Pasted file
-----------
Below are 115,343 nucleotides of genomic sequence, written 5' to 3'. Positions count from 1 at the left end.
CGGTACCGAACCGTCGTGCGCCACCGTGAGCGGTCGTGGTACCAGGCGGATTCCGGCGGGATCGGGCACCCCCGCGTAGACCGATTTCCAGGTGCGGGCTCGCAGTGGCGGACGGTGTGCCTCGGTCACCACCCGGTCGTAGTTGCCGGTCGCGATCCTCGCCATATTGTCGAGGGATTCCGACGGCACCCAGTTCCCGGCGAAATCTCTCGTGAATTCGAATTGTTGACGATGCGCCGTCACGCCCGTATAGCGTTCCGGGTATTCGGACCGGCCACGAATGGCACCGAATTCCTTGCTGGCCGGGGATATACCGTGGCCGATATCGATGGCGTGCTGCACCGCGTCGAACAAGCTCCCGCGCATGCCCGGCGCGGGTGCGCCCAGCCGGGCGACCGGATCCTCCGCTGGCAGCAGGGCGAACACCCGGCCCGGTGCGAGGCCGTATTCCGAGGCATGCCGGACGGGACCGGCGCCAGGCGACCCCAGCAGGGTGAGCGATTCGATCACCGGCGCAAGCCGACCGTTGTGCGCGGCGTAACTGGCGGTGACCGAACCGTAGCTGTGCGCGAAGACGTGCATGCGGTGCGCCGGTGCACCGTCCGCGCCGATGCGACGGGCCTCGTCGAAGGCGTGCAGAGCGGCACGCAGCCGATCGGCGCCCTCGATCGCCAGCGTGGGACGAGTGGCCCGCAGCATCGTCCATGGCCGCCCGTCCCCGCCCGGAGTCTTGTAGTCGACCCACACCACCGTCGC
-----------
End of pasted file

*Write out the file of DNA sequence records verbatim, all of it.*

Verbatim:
Below are 115,343 nucleotides of genomic sequence, written 5' to 3'. Positions count from 1 at the left end.
CGGTACCGAACCGTCGTGCGCCACCGTGAGCGGTCGTGGTACCAGGCGGATTCCGGCGGGATCGGGCACCCCCGCGTAGACCGATTTCCAGGTGCGGGCTCGCAGTGGCGGACGGTGTGCCTCGGTCACCACCCGGTCGTAGTTGCCGGTCGCGATCCTCGCCATATTGTCGAGGGATTCCGACGGCACCCAGTTCCCGGCGAAATCTCTCGTGAATTCGAATTGTTGACGATGCGCCGTCACGCCCGTATAGCGTTCCGGGTATTCGGACCGGCCACGAATGGCACCGAATTCCTTGCTGGCCGGGGATATACCGTGGCCGATATCGATGGCGTGCTGCACCGCGTCGAACAAGCTCCCGCGCATGCCCGGCGCGGGTGCGCCCAGCCGGGCGACCGGATCCTCCGCTGGCAGCAGGGCGAACACCCGGCCCGGTGCGAGGCCGTATTCCGAGGCATGCCGGACGGGACCGGCGCCAGGCGACCCCAGCAGGGTGAGCGATTCGATCACCGGCGCAAGCCGACCGTTGTGCGCGGCGTAACTGGCGGTGACCGAACCGTAGCTGTGCGCGAAGACGTGCATGCGGTGCGCCGGTGCACCGTCCGCGCCGATGCGACGGGCCTCGTCGAAGGCGTGCAGAGCGGCACGCAGCCGATCGGCGCCCTCGATCGCCAGCGTGGGACGAGTGGCCCGCAGCATCGTCCATGGCCGCCCGTCCCCGCCCGGAGTCTTGTAGTCGACCCACACCACCGTCGC